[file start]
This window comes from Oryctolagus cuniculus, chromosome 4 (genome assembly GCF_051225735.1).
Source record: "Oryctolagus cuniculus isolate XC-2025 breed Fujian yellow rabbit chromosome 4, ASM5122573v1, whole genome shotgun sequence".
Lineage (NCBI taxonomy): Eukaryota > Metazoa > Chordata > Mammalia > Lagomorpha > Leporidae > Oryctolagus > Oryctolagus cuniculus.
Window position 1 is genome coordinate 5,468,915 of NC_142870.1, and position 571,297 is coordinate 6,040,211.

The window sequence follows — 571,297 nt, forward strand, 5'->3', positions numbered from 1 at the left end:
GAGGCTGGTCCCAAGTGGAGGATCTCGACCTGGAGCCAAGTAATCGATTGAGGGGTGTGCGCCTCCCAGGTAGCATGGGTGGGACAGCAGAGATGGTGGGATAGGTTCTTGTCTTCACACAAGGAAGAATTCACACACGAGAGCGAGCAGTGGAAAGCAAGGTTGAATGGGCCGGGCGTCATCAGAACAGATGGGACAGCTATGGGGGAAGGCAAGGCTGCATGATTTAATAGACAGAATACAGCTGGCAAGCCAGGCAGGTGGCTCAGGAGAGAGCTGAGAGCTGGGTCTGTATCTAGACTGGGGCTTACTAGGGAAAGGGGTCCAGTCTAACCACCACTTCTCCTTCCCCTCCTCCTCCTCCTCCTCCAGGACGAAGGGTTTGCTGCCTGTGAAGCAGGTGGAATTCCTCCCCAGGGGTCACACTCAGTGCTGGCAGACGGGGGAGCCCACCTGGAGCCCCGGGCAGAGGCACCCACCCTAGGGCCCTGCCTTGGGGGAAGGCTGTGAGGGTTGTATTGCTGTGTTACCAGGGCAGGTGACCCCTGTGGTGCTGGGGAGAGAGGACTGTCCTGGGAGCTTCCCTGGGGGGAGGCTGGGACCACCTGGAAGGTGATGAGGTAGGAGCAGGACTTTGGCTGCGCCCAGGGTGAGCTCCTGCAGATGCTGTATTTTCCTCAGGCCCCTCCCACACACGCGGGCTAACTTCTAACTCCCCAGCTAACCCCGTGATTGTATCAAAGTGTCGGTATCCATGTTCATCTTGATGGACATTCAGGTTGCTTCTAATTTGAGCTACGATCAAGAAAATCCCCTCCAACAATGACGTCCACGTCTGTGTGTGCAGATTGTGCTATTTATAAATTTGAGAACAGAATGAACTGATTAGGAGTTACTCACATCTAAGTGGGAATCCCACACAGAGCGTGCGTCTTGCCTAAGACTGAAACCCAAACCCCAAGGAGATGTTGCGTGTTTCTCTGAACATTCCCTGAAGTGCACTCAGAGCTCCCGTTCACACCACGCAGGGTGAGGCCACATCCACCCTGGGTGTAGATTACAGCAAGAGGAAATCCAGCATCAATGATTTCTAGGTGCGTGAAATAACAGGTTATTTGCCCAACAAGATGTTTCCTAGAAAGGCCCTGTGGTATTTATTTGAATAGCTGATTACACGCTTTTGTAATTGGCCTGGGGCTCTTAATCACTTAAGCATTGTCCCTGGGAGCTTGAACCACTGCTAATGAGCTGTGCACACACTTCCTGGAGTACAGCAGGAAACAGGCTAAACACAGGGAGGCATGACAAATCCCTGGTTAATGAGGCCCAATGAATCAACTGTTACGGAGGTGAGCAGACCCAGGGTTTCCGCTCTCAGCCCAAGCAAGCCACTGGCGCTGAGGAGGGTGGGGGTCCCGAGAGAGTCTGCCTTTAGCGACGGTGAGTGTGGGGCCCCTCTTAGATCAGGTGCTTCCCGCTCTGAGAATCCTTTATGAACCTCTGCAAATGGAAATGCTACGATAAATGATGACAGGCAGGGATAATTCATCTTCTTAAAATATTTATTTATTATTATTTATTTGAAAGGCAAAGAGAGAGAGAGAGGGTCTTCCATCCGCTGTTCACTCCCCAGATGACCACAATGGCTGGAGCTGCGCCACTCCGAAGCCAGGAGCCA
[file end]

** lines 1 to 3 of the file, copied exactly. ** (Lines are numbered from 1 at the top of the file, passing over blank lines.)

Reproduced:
This window comes from Oryctolagus cuniculus, chromosome 4 (genome assembly GCF_051225735.1).
Source record: "Oryctolagus cuniculus isolate XC-2025 breed Fujian yellow rabbit chromosome 4, ASM5122573v1, whole genome shotgun sequence".
Lineage (NCBI taxonomy): Eukaryota > Metazoa > Chordata > Mammalia > Lagomorpha > Leporidae > Oryctolagus > Oryctolagus cuniculus.